Did you know that the guidelines for treating mastitis have changed? In fact, some of the new recommendations are the exact opposite of the previous ones! If you’re like me, you might be skeptical at first, especially if the old methods seemed to work for you. But the truth is, the new guidelines make more sense in terms of breast anatomy and physiology. They are also simpler, take up less of your precious time, and are more effective, which is what really matters!

What is Mastitis?

The new guidelines, which are from the Academy of Breastfeeding Medicine, explain that mastitis is a spectrum of inflammation of the breast tissue, beginning with hyperlactation (or oversupply), leading to ductal narrowing, inflammatory mastitis, bacterial mastitis, and finally, an abscess in the extreme cases.

“Blocked” or “plugged” ducts, as they are commonly known, are actually not blocked, but are better described as narrowed, either from inflammation or a change in the normal bacteria (dysbiosis).

What Are the New Guidelines?

The traditional advice to pump or nurse more frequently than normal can make the situation worse because milk removal tells your body to make more milk, causing a vicious cycle that leads to further oversupply and inflammation.

The new advice is to nurse no more and no less than normal, following your baby’s cues (also called ‘physiologic breastfeeding’). If your breasts are uncomfortably engorged, you can hand express or pump a small amount to reduce pain, but do not pump to empty the breasts.

To treat the inflammation and pain in the breasts, frequent icing of the affected area is recommended, every hour, or as often as you wish.

Using heat is no longer recommended, as it can make symptoms worse.

It is also recommended to take acetaminophen (Tylenol) and/or ibuprofen (Advil) to decrease pain and inflammation. There is some evidence for taking sunflower or soy lecithin supplements (5-10g daily) as well.

Deep massage of the breast is to be avoided. This can cause tissue trauma and make inflammation worse. It’s important to remember that there isn’t an actual “plug” to remove, rather the problem is inflammation that needs to be reduced so that the ducts may widen, causing milk to flow more easily.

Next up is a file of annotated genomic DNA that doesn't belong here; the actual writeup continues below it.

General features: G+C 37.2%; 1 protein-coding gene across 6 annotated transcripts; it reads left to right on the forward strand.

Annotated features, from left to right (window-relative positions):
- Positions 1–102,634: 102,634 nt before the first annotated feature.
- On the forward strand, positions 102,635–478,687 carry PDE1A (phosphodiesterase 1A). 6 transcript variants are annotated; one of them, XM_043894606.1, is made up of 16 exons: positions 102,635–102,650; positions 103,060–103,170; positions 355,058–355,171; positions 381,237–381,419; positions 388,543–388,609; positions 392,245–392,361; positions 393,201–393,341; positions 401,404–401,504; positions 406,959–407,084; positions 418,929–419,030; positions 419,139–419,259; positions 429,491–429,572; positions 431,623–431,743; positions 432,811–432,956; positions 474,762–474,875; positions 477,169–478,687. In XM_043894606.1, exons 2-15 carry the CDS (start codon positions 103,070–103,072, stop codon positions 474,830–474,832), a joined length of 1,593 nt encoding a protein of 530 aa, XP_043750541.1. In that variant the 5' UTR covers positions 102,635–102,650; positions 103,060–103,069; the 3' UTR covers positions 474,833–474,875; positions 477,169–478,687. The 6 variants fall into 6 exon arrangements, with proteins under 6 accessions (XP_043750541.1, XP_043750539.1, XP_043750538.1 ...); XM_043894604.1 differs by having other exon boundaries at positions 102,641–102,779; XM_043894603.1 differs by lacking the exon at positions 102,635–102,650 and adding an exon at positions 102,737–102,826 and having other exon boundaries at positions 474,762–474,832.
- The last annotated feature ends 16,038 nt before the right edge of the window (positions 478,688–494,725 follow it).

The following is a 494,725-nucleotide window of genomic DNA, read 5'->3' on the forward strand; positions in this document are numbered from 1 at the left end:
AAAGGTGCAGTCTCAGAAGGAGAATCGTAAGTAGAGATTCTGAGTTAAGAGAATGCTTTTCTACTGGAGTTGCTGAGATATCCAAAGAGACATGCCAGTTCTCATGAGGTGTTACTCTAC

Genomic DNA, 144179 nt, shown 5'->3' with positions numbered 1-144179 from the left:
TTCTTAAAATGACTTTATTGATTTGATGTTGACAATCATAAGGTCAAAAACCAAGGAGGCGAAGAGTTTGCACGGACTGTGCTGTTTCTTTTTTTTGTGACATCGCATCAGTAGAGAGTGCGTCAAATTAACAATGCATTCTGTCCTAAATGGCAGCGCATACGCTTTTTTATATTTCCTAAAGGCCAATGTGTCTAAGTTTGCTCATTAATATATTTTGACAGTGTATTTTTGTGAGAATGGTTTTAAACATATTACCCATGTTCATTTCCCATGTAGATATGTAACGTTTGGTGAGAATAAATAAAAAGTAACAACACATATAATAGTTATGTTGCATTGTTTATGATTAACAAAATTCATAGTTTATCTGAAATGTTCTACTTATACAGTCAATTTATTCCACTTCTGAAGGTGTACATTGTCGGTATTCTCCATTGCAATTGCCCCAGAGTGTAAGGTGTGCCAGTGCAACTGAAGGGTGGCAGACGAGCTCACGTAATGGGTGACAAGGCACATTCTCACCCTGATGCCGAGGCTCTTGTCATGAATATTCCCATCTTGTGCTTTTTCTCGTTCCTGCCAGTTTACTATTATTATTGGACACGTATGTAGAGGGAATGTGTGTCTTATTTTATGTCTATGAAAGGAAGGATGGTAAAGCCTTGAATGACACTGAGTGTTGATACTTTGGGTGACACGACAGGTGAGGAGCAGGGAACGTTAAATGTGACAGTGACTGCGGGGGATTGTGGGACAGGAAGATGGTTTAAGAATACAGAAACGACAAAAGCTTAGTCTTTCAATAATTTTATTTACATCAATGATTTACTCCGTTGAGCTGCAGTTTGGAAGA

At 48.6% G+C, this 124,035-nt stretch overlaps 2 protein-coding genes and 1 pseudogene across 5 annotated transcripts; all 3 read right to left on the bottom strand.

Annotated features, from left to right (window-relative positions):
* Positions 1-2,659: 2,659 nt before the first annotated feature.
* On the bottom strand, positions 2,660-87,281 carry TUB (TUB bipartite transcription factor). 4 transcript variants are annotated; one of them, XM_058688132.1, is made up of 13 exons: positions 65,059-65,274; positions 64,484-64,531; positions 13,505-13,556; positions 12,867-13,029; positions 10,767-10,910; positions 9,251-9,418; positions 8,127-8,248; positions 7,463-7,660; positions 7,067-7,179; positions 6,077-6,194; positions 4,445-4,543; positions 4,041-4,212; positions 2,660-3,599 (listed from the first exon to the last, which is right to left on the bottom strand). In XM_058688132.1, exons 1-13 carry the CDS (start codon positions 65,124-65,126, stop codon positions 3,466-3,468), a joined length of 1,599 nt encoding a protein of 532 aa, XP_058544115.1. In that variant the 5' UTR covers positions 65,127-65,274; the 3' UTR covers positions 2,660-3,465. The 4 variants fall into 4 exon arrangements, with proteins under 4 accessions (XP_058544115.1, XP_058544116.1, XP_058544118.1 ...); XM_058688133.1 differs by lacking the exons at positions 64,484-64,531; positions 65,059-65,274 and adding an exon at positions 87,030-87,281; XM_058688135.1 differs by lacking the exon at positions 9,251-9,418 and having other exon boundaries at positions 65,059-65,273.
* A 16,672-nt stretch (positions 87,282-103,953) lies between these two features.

Although some swear by using an electric toothbrush – it’s not necessary and there is a risk of causing further damage or delaying healing.

If you feel massage may help you with pain relief, light sweeping massage is recommended over deep tissue massage (similar to lymphatic drainage techniques).  

Summary of New Guidelines:

First line, at home treatment of oversupply, narrowed ducts and mastitis include:

  • Ice affected area frequently
  • NSAID medications (acetaminophen and ibuprofen)
  • Breastfeeding on demand (no more or no less than normal)
  • Ensure you are wearing a well-fitting, supportive bra

Other things that might be helpful:

  • Probiotics have some evidence for helping prevent mastitis
  • Light massage (lymphatic drainage massage)
  • Talk to your doctor about treating nipple blebs if you have them. It’s not recommended to open them or soak them. A topical steroid cream or lecithin supplements may help.
  • Therapeutic ultrasound (TUS) may also reduce inflammation. This treatment is performed by trained physiotherapists.

When to Get Help

If things aren’t improving or are getting worse after 24 hours, you probably need to see your doctor. Symptoms to look out for include fever, fast heart rate (tachycardia), increased pain and swelling of the breast.

Mastitis does sometimes need to be treated with antibiotics, so please do not feel bad about taking them. It is safe to breastfeed your baby while taking antibiotics for mastitis. Antibiotics are usually very effective and you will be back to your normal self very quickly!

Mastitis can be debilitating and can make you feel very tired and unwell. This is a good time to reach out for help from your family and friends.

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